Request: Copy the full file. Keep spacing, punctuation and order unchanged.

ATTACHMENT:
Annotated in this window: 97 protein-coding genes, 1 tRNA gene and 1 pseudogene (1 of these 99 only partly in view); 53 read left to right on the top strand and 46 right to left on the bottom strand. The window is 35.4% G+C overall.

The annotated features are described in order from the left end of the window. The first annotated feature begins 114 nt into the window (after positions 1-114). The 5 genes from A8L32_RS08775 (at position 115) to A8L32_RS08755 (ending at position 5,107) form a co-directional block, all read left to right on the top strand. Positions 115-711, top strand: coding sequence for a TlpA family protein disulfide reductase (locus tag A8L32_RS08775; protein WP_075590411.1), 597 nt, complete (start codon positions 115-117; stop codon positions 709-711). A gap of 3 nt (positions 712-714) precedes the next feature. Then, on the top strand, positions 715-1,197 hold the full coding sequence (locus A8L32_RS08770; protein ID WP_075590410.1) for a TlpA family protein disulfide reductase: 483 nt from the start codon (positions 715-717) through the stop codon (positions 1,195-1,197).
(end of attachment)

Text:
Annotated in this window: 97 protein-coding genes, 1 tRNA gene and 1 pseudogene (1 of these 99 only partly in view); 53 read left to right on the top strand and 46 right to left on the bottom strand. The window is 35.4% G+C overall.

The annotated features are described in order from the left end of the window. The first annotated feature begins 114 nt into the window (after positions 1-114). The 5 genes from A8L32_RS08775 (at position 115) to A8L32_RS08755 (ending at position 5,107) form a co-directional block, all read left to right on the top strand. Positions 115-711, top strand: coding sequence for a TlpA family protein disulfide reductase (locus tag A8L32_RS08775; protein WP_075590411.1), 597 nt, complete (start codon positions 115-117; stop codon positions 709-711). A gap of 3 nt (positions 712-714) precedes the next feature. Then, on the top strand, positions 715-1,197 hold the full coding sequence (locus A8L32_RS08770; protein ID WP_075590410.1) for a TlpA family protein disulfide reductase: 483 nt from the start codon (positions 715-717) through the stop codon (positions 1,195-1,197).